Former owner of Needle Vinyl Tavern charged with sexual assault

A former owner of the now defunct Needle Vinyl Tavern music venue in Edmonton has been charged with sexual assault dating back to an alleged incident with an employee in March 2017.

Charge against James Leder stems from alleged incident with an employee at the venue in March 2017

Former Needle Vinyl Tavern co-owner James Leder has been charged with sexual assault for an alleged incident dating to March 10, 2017. (Emily Fitzpatrick/CBC)

A former co-owner of the now-closed Needle Vinyl Tavern music venue in Edmonton has been charged with sexual assault.

James Leder, 37, faces one count of sexual assault relating to an alleged incident on March 10, 2017. The charge was confirmed by Edmonton Police Service and the Edmonton Crown Prosecutors Office.

Brittany Rudyck, who had worked at the Needle as its social media manager, filed a complaint with police on Nov. 22 about Leder.

Rudyck says the officer handling her file informed her just before the Easter long weekend that the charge was being laid.

"I kind of needed the officer to repeat it because it felt really surreal, like I didn't really grasp it at first," Rudyck said Thursday.

"I feel a lot of women, and people in general, don't get to experience this kind of feeling so soon after they come forward with a similar complaint."

Leder was one of three co-owners of The Needle.

Former employee Brittany Rudyck filed a police complaint against former Needle Vinyl Tavern co-owner James Leder. (Brittany Lyne Rudyck/Facebook)

The popular Jasper Avenue nightclub and live music venue closed in November, shortly after Rudyck went public about concerns at the venue in a Facebook post.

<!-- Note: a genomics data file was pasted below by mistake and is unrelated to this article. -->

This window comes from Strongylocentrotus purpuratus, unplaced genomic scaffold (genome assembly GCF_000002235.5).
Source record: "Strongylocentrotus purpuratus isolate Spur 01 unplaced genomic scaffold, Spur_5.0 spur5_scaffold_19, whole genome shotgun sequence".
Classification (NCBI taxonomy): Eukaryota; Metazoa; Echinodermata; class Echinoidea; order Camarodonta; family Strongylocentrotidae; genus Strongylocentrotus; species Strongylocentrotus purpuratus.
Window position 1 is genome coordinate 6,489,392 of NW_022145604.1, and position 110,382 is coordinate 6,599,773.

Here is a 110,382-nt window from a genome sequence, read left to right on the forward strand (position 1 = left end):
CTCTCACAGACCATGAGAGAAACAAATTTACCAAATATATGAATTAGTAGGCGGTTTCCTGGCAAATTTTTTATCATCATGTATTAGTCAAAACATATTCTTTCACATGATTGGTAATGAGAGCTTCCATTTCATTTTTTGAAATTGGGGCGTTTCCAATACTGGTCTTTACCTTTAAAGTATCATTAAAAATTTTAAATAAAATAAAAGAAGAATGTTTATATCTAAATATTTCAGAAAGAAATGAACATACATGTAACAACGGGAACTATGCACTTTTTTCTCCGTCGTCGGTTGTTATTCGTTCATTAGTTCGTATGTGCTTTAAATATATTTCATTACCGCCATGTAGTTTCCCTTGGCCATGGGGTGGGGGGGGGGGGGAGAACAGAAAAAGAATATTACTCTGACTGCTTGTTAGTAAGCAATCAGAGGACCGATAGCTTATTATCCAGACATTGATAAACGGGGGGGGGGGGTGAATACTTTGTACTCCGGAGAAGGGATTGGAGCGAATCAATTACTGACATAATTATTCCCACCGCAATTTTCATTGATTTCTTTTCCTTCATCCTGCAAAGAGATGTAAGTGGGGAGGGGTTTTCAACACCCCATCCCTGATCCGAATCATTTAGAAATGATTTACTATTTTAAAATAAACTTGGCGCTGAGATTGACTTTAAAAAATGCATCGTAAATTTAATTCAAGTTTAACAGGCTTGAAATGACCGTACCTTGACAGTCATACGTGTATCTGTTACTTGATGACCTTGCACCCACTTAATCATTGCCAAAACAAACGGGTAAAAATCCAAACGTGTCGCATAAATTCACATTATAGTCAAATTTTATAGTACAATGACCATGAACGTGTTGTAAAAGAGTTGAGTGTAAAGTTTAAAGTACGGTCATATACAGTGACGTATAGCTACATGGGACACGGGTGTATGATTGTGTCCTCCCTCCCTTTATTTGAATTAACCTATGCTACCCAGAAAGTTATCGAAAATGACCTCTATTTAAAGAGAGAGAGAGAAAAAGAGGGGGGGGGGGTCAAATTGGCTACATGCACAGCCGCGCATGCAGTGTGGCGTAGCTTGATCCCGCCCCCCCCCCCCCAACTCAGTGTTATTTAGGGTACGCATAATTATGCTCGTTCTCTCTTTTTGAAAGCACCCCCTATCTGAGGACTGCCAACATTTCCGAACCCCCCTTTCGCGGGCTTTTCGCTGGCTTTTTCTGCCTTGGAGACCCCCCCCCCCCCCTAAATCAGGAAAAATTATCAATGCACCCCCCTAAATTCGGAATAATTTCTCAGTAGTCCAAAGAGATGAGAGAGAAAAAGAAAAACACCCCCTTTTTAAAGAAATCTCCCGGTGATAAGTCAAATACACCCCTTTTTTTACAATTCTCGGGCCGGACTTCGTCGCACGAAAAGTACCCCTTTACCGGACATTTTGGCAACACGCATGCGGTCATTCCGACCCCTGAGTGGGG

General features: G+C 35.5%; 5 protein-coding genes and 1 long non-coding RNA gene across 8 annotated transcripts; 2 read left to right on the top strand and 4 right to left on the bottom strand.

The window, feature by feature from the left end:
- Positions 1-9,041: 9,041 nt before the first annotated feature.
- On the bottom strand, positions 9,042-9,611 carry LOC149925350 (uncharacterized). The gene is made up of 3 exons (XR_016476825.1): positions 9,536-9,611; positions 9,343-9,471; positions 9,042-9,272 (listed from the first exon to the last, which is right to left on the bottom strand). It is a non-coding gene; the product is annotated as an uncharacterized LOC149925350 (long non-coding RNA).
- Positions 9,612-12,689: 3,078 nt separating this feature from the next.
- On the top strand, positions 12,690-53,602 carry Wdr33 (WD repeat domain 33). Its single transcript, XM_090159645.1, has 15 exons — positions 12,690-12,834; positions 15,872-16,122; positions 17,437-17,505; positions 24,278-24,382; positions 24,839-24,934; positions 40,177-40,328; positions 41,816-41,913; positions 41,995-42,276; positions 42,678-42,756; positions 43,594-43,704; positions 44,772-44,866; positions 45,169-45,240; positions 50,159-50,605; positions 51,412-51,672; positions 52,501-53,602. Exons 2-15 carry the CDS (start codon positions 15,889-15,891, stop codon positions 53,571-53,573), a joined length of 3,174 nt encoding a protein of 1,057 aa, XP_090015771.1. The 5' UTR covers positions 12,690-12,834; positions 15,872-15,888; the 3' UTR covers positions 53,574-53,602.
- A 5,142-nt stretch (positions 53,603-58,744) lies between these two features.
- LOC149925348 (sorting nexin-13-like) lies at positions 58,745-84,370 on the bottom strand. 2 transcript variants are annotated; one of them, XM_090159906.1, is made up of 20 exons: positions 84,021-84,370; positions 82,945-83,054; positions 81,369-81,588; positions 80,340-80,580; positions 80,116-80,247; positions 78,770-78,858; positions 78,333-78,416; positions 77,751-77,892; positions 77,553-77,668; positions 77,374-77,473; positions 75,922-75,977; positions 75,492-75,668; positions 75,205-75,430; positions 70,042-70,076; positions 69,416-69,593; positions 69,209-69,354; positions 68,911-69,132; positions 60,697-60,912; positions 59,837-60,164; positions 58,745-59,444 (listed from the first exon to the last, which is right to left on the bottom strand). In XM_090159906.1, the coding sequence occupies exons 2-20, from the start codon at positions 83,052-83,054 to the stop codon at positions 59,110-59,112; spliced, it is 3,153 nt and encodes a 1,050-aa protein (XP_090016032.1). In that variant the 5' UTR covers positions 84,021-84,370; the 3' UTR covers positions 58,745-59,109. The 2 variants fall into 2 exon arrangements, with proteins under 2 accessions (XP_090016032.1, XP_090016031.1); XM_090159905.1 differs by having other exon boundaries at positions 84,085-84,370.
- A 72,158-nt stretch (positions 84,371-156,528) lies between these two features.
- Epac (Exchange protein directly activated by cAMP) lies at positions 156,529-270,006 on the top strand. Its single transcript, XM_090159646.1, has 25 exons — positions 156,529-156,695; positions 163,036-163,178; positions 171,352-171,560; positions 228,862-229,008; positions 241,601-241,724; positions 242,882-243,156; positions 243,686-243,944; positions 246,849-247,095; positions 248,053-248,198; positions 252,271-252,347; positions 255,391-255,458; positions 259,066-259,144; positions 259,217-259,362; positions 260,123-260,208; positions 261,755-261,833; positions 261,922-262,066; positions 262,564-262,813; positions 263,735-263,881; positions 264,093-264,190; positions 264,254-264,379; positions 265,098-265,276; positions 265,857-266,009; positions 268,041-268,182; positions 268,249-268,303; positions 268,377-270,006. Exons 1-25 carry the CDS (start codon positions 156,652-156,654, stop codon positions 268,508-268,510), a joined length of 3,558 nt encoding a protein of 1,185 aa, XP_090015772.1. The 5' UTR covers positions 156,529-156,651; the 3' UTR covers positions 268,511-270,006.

In the Facebook post published Nov. 19, Rudyck said multiple female employees approached the owners after hearing about a potential new hire who had an alleged reputation of sexual harassment at other city venues.

Musical acts began refusing to play the venue, which never re-opened. 

Rudyck said the charge against Leder has caused her to relive some of the emotions of last November. 

"But mainly," she added, "I do feel it's a victory for survivors, to show that we can speak out and hopefully more cases will be taken seriously like this one."

Change in the industry

Since going public with her alleged experience, Rudyck has been working to set up a support network for hospitality industry workers who feel unsafe in their workplaces.

"I've been speaking to a lot of people in the hospitality industry ... in music venues, trying to figure out what kind of policies are in place right now for keeping people safe," she said.

Leder is scheduled to make a first court appearance on April 24. None of the allegations against James Leder has been proven in court.

About the Author

Tanara McLean is a producer and journalist at CBC Edmonton. She grew up in Red Deer and has spent her entire career in Alberta, working in print, radio and television.